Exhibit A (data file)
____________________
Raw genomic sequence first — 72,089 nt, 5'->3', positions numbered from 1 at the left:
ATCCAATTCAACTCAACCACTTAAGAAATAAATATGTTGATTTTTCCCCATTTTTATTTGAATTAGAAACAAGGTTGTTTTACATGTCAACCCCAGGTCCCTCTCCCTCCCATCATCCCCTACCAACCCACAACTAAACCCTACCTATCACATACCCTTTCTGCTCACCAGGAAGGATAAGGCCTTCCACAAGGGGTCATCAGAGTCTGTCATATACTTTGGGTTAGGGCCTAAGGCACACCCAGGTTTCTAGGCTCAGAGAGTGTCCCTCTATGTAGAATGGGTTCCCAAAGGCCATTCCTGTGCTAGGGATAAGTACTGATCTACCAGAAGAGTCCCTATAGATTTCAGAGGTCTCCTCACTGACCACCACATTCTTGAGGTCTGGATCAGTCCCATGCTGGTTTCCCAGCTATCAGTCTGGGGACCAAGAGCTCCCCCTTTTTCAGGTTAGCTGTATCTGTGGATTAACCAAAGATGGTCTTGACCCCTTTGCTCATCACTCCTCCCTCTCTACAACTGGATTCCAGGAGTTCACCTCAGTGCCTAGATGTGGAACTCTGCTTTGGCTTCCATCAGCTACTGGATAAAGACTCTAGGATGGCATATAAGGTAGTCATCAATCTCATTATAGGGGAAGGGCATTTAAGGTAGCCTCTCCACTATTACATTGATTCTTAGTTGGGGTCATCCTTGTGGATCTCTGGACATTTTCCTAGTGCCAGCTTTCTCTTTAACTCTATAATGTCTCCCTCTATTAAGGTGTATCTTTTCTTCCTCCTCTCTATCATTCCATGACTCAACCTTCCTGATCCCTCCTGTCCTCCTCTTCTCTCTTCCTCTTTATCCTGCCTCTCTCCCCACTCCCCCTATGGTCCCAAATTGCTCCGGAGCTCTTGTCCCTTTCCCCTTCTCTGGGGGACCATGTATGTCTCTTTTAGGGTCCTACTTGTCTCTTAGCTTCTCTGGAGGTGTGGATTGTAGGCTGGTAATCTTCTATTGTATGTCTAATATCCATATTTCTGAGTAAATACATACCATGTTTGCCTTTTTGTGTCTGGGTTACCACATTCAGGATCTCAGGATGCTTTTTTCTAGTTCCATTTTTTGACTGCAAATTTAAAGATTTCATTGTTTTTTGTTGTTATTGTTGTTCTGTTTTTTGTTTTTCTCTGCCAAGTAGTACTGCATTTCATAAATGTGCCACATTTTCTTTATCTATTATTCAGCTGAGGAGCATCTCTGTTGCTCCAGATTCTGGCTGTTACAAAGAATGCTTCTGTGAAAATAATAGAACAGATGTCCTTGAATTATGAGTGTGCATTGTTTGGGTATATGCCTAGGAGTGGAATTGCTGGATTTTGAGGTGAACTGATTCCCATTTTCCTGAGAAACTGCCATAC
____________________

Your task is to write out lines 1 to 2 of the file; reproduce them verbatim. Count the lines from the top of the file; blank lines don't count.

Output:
Raw genomic sequence first — 72,089 nt, 5'->3', positions numbered from 1 at the left:
ATCCAATTCAACTCAACCACTTAAGAAATAAATATGTTGATTTTTCCCCATTTTTATTTGAATTAGAAACAAGGTTGTTTTACATGTCAACCCCAGGTCCCTCTCCCTCCCATCATCCCCTACCAACCCACAACTAAACCCTACCTATCACATACCCTTTCTGCTCACCAGGAAGGATAAGGCCTTCCACAAGGGGTCATCAGAGTCTGTCATATACTTTGGGTTAGGGCCTAAGGCACACCCAGGTTTCTAGGCTCAGAGAGTGTCCCTCTATGTAGAATGGGTTCCCAAAGGCCATTCCTGTGCTAGGGATAAGTACTGATCTACCAGAAGAGTCCCTATAGATTTCAGAGGTCTCCTCACTGACCACCACATTCTTGAGGTCTGGATCAGTCCCATGCTGGTTTCCCAGCTATCAGTCTGGGGACCAAGAGCTCCCCCTTTTTCAGGTTAGCTGTATCTGTGGATTAACCAAAGATGGTCTTGACCCCTTTGCTCATCACTCCTCCCTCTCTACAACTGGATTCCAGGAGTTCACCTCAGTGCCTAGATGTGGAACTCTGCTTTGGCTTCCATCAGCTACTGGATAAAGACTCTAGGATGGCATATAAGGTAGTCATCAATCTCATTATAGGGGAAGGGCATTTAAGGTAGCCTCTCCACTATTACATTGATTCTTAGTTGGGGTCATCCTTGTGGATCTCTGGACATTTTCCTAGTGCCAGCTTTCTCTTTAACTCTATAATGTCTCCCTCTATTAAGGTGTATCTTTTCTTCCTCCTCTCTATCATTCCATGACTCAACCTTCCTGATCCCTCCTGTCCTCCTCTTCTCTCTTCCTCTTTATCCTGCCTCTCTCCCCACTCCCCCTATGGTCCCAAATTGCTCCGGAGCTCTTGTCCCTTTCCCCTTCTCTGGGGGACCATGTATGTCTCTTTTAGGGTCCTACTTGTCTCTTAGCTTCTCTGGAGGTGTGGATTGTAGGCTGGTAATCTTCTATTGTATGTCTAATATCCATATTTCTGAGTAAATACATACCATGTTTGCCTTTTTGTGTCTGGGTTACCACATTCAGGATCTCAGGATGCTTTTTTCTAGTTCCATTTTTTGACTGCAAATTTAAAGATTTCATTGTTTTTTGTTGTTATTGTTGTTCTGTTTTTTGTTTTTCTCTGCCAAGTAGTACTGCATTTCATAAATGTGCCACATTTTCTTTATCTATTATTCAGCTGAGGAGCATCTCTGTTGCTCCAGATTCTGGCTGTTACAAAGAATGCTTCTGTGAAAATAATAGAACAGATGTCCTTGAATTATGAGTGTGCATTGTTTGGGTATATGCCTAGGAGTGGAATTGCTGGATTTTGAGGTGAACTGATTCCCATTTTCCTGAGAAACTGCCATAC